Category Archives: Blanchot

I was beginning to sink into poverty

I was beginning to sink into poverty. Slowly, it was drawing circles around me; the first seemed to leave me everything, the last would leave me only myself. One day, I found myself confined in the city; travelling was no longer more than a fantasy.

I had no enemies. No one bothered me. Sometimes a vast solitude opened in my head and the entire world disappeared inside it, but came out again intact, without a scratch, with nothing missing.

— Blanchot, ‘The Madness of the Day’

Her personal night

All that which Anne still loved, silence and solitude, were called night. All that which Anne hated, silence and solitude, were also called night. Absolute night where there were no longer any contradictory terms, where those who suffered were happy, where white found a common substance with black. And yet, night without confusion, without monsters, before which, without closing her eyes, she found her personal night, the one which her eyelids habitually created for her as they closed. Fully conscious, full of clarity, she felt her night join the night. She discovered herself in this huge exterior night in the core of her being, no longer needing to pass before a bitter and tormented soul to arrive at peace. She was sick, but how good this sickness was, this sickness which was not her own and which was the health of the world!

— Blanchot, Thomas the Obscure (tr. R. Lamberton)

He perceived all the strangeness there was in being observed by a word as if by a living being, and not simply by one word, but by all the words that were contained in that word, by all those that went with it and in turn contained other words, like a procession of angels opening out into the infinite to the very eye of the absolute.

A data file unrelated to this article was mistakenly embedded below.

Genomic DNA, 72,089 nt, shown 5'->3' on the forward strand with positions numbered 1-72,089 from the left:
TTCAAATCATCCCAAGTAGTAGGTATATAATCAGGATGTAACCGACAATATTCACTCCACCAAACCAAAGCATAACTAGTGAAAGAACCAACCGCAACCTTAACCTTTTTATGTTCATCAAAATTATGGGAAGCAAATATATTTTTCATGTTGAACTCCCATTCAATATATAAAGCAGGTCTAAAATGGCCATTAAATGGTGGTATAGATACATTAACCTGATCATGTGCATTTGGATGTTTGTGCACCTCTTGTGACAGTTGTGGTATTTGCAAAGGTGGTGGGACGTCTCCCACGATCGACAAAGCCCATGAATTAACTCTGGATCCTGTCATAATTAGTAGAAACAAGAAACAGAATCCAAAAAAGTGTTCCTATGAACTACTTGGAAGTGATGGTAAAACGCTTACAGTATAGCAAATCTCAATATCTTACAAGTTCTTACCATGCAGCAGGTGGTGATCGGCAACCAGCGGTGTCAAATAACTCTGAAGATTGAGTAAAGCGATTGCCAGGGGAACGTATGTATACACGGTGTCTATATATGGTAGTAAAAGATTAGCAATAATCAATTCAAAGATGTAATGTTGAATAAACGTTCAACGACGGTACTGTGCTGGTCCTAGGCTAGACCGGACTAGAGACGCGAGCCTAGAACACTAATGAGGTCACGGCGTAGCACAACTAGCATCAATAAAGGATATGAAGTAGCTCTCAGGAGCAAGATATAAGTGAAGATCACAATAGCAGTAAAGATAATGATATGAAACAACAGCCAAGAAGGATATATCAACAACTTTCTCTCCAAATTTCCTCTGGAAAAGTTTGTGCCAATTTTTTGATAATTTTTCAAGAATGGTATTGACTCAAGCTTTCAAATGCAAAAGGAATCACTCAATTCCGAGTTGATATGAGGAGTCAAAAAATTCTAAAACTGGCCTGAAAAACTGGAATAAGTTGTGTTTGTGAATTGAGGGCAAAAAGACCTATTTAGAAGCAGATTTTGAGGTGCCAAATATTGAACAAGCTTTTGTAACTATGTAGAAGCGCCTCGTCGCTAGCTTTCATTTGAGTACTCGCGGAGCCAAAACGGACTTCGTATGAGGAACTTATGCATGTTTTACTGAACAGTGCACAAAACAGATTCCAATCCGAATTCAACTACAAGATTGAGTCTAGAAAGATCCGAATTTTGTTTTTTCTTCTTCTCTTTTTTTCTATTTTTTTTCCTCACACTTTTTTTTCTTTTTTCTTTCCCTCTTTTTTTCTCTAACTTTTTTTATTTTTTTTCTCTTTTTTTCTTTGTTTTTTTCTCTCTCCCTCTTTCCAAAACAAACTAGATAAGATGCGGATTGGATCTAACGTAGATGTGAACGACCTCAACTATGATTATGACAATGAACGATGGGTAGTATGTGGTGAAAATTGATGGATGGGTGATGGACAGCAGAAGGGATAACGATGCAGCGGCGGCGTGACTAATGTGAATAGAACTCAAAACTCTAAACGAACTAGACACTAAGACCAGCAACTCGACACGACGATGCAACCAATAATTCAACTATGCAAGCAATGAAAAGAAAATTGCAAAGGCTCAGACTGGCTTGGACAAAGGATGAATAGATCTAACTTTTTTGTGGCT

— Blanchot, Thomas the Obscure (tr. R. Lamberton)

Around his body, he knew that his thought, mingled with the night, kept watch.

— Blanchot, Thomas the Obscure (tr. R. Lamberton)

Not to write — what a long way there is to go before arriving at that point.

— Blanchot (via This Space)

In broad daylight

The work is no longer innocent; it knows whence it comes. Or at least it knows how to seek, and in this seeking how to approach always nearer to the origin, and in this approach how to keep without fail to the path where possibility is gambled, where the risk is essential and failure threatens. This is what the work seems to ask, this is where it pushes the artist: away from itself and from its own realisation. This experience has become so grave that the artist pursues it endlessly. Despairing of success yet at the same time concerned for the essential, he produces this experience in the broad daylight. He seeks to express it directly or, in other words, to make of the work a road toward inspiration – that which protects and preserves the purity of inspiration – and not of inspiration a road toward the work.

— Blanchot, The Space of Literature (tr. A. Smock)


The leap is inspiration’s form or movement. This form or this movement makes inspiration unjustifiable. But in this form or movement inspiration also comes into its own: its principle characteristic is affirmed in this inspiration which is at the same time and from the same the same point of view lack of inspiration – creative force and aridity intimately confounded. Hölderlin undergoes the rigours of this condition when he endures poetic time as the time of distress, when the gods are lacking but where God’s default helps us: Gottes Fehl hilft. Mallarmé, whom sterility tormented and who shut himself into it with heroic resolve, also recognised that this deprivation did not express a simple personal failing, did not signify that he was deprived of the work, but announced his encounter with the work, the threatening intimacy of this encounter.

— Blanchot, The Space of Literature (tr. A Smock)